Women love music just as much as men, but the male/female split in the audiophile hobby, historically, has been close to 99:1. That’s going to change, I think, going forward. Young women aren’t afraid of tech. I met four 22-year-oldsfrom Iowa at AXPONA and two were female engineering students. The tide is turning for music lovers and audiophiles. Music has lifestyle benefits and, if presented in the right way, music is pure luxury. Everybody likes luxury and relaxation, thus most will want that as part of their living environment when the time, funds, and opportunity present themselves down the road.

Bringing younger and more diverse people into the hobby will make it thrive going forward. It doesn’t take much for an established audiophile to show a potentially likeminded youth how the hobby works and some of its benefit. A trip to an audiophile store, spending a few hours at a regional audiophile show, or just playing your system for them in ways that illustrates why we all put some much time, money, and effort into our audio systems. Mere minutes later, what could seem from a distance to be a dorky hobby all of a sudden starts to make sense. We just need to invite people into our exiting world of music and technology.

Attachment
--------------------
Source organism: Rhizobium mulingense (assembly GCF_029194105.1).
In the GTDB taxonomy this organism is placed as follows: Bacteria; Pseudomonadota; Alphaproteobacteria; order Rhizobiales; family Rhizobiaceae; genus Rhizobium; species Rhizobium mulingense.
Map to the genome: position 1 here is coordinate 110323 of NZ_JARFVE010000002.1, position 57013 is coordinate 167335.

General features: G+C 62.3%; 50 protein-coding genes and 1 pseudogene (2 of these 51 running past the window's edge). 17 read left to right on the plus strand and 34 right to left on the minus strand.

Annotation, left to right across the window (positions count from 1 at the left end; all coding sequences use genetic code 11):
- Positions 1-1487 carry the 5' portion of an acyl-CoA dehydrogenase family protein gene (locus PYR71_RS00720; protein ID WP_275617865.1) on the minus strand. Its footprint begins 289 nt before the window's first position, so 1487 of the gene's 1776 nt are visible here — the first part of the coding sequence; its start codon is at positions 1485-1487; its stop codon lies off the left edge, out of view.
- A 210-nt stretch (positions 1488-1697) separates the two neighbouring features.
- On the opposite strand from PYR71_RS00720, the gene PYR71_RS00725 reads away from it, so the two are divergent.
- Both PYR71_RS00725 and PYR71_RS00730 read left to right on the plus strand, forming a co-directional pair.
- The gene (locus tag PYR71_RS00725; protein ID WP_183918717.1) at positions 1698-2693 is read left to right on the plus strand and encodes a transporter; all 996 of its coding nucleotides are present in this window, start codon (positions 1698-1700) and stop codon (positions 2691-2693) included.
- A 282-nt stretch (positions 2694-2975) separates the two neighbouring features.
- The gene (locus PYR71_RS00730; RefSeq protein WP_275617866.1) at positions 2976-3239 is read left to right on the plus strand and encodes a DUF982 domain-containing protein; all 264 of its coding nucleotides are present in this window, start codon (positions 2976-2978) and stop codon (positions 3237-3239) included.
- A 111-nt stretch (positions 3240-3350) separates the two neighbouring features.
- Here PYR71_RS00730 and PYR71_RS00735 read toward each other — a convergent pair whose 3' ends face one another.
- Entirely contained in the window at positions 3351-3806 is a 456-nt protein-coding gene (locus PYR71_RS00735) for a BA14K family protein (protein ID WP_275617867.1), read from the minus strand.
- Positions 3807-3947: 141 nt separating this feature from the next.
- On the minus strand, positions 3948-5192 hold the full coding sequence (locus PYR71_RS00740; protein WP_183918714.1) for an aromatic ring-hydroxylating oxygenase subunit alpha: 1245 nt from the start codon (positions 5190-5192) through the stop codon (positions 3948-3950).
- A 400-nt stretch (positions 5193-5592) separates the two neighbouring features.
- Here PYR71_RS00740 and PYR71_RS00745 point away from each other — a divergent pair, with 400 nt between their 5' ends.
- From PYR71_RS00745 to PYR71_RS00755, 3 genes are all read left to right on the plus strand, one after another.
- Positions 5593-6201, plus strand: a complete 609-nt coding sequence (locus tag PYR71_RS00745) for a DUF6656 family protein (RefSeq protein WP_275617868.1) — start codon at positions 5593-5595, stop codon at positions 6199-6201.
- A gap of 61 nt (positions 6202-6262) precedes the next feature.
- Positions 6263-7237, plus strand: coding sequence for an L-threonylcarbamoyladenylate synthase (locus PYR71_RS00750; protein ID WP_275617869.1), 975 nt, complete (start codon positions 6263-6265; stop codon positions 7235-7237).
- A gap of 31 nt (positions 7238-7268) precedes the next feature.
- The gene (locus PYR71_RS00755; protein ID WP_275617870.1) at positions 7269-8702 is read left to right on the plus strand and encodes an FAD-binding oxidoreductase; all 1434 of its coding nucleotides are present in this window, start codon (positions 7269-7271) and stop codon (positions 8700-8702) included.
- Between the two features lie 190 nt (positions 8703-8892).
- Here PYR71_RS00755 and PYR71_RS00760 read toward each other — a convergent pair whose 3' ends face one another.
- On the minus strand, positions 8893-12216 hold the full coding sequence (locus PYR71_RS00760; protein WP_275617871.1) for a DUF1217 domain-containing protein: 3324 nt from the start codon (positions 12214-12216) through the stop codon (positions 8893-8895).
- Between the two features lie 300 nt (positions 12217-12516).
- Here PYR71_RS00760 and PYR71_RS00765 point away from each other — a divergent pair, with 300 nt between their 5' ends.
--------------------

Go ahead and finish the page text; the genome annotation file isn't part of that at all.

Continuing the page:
New York City furniture store
An in-store look at an NYC furniture retailer

Audiophile Keyword Number Four: Future

One of the biggest plagues on the audiophile hobby is its traditional love of all things retro. Tubes over GaN amps (full explanation of GaN here) or vinyl over streaming HD digital files are two examples. Any way you look at it, the audiophile hobby isn’t too into change. The hobby will have a future no matter what; the question is will it be a bright one or a sad one? If we find a way to embrace new technologies, new concepts, and don’t get hung up on anti-fact clichés that limit the appeal of the hobby, my vote is for a bright future. Clearly, we need new people in the hobby that bring enthusiasm and passion that drives the audiophile journey for decades to come. We chose the word “future” in carefully. Our future is unclear as a hobby and a business, and we are here to try, as best we can, to shape that future to one that it is as bright as possible.

Tell us about your outreach to younger potential audiophiles. If you are a younger audiophile, how did you get involved in the hobby? What have been some of the most fun stops on the audiophile journey so far? We love to hear from you in the moderated comments below. 

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Carlo Lupo

like a breath of fresh air, not like the Gurus the likes of Micky who trashes anything or anyone who does not take a $50,000 page ad on his review magazine

Mike Kuller